As we have seen, the social sector in India is undergoing a fundamental change. Today, social commitment is no longer the preserve of voluntary workers. There has been a focused approach towards incorporating conventional management methods and metrics into the non-profit model, with the aim of using unconventional means of finance to provide unique solutions for social problems. Furthermore, there is a growing focus on sustainability and the need to improve upon the limitations of traditional models.
The non-profit market has also expanded, with the entry of companies, business networks, NGO networks and social entrepreneurs blurring traditional boundaries. This has resulted in the emergence of new organization structures and a focus on “profitability”, while ensuring that the social aspect of the organization is not lost.
At the same time, there is awareness that a majority of our social challenges will always need grant-based support, whether it is midday meal schemes, the care of challenged children or women’s rights programmes. Such issues will not have “revenue model” solutions and will need donor funds to hire the “right” people, develop systems and processes and create institutions that can drive sustainable change over long periods of time.
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The social sector is no longer restricted to NGOs. There is a growing breed of non-profits and other Indian entities working for the underprivileged that have become business savvy and embraced modern management methods.
Cooperatives have been successful models for non-profits in India, starting with Amul and extending to multiple products, such as the handicrafts cooperative of SEWA. However, these models have now extended to include various facets of the offering, resulting in true non-profit enterprises.
Illustration: Jayachandran / Mint
Friends of Women’s World Banking (FWWB) supports the Sammaan Foundation, which was formed with a vision to empower the rickshaw pullers’ community. In addition to the monetary support, the initiative, currently on in Noida and Patna, extends to tie-ups with the Indian Institutes of Technology in Delhi and Kanpur and National Institute of Design in Ahmedabad for technical inputs for the rickshaws, provides space on them for corporate advertisements and has set up community kitchens run by the rickshaw pullers’ wives.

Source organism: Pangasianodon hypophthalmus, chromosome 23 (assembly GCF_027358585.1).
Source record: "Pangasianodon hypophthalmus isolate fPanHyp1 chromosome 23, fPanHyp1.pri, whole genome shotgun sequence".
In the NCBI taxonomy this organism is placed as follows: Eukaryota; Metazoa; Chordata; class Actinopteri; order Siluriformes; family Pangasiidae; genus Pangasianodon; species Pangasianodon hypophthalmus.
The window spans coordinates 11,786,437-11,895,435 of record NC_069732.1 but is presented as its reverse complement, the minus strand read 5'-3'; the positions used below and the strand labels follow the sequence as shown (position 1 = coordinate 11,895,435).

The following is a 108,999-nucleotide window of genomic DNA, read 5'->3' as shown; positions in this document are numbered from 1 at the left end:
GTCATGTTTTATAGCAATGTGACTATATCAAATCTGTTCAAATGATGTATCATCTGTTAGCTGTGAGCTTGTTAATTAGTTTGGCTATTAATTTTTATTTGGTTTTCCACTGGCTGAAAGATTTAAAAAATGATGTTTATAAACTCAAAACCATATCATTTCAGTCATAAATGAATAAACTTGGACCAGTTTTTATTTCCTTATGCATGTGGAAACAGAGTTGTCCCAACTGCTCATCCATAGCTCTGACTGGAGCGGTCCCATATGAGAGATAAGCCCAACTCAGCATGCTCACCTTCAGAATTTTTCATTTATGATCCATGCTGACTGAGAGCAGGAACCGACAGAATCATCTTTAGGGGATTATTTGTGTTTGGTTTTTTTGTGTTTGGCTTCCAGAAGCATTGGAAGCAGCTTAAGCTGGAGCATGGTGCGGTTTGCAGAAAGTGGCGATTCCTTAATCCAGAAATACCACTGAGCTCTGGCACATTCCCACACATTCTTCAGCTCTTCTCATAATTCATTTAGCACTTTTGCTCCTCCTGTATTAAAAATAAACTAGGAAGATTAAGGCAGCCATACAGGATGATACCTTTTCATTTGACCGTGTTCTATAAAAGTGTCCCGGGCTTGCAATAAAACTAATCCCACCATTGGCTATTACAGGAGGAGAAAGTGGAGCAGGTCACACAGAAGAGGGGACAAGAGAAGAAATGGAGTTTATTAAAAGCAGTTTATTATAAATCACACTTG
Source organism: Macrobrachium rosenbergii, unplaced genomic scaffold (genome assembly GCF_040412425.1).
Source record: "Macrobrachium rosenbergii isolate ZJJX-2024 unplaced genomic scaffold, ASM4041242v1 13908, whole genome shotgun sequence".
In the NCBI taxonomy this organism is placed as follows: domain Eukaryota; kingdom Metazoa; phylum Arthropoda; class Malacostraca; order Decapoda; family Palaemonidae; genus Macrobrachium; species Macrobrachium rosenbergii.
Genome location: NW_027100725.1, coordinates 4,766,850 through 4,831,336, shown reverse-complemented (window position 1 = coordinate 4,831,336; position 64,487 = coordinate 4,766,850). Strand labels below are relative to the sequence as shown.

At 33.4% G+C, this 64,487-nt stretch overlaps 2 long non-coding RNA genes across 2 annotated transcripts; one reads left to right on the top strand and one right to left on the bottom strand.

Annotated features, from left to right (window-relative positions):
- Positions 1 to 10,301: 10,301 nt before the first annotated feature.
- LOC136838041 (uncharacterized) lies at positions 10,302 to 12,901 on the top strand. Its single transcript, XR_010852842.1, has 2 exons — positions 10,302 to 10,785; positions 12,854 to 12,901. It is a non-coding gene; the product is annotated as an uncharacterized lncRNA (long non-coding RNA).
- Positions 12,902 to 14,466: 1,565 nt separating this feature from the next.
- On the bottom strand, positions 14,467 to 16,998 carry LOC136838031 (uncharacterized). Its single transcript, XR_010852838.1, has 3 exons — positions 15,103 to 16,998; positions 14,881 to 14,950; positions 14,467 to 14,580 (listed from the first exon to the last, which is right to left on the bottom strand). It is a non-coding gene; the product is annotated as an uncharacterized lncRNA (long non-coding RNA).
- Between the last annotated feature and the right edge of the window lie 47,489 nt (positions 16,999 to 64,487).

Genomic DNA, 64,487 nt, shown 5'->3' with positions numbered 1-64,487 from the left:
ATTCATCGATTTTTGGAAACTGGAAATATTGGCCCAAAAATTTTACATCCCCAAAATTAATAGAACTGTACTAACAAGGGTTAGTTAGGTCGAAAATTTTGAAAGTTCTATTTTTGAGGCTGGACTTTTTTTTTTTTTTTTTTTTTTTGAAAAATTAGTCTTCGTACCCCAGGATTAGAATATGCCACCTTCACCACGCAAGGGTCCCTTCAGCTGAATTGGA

It is an example of an initiative that goes beyond economic support, encompassing issues such as technology, marketing, innovation and team building, all contributing to success and sustainability.
Fabindia, a fabric, apparel, handicraft retail outfit, began as an experiment with community-owned companies nine years ago in an attempt to include artisans in the wealth creation process. Today, Artisans Micro Finance, a venture fund and a fully-owned subsidiary of Fabindia, facilitates the setting up of these companies—the pattern is that the fund owns 49%, the artisans, 26%, private investors, 15%, and employees, 10%. Fabindia is the principal buyer of the products, which are retailed in cities. As the valuation of the company grows, the value of artisans’ shares goes up and they earn dividends when the company is in a position to declare them. Eventually, the company will try and offer loans to the artisans, arranged through banks. So far, 18 community-owned companies have been set up with 6,000 artisan shareholders. Fabindia hopes to set up 100 such companies by dividing its supplier base into clusters.
The increase in company participation in the social sector has also been reflected in the work being done by corporate foundations which are becoming legitimate players in the social space by supporting non-profit initiatives or turning funders of social initiatives. The Bill and Melinda Gates Foundation, the Dell Foundation and the Infosys Foundation, to name a few, are funding and creating social initiatives aimed at having a long-term impact. Their involvement has created a separate area of market-funded social change that is driven by professionalism but supported by the need to give back to society.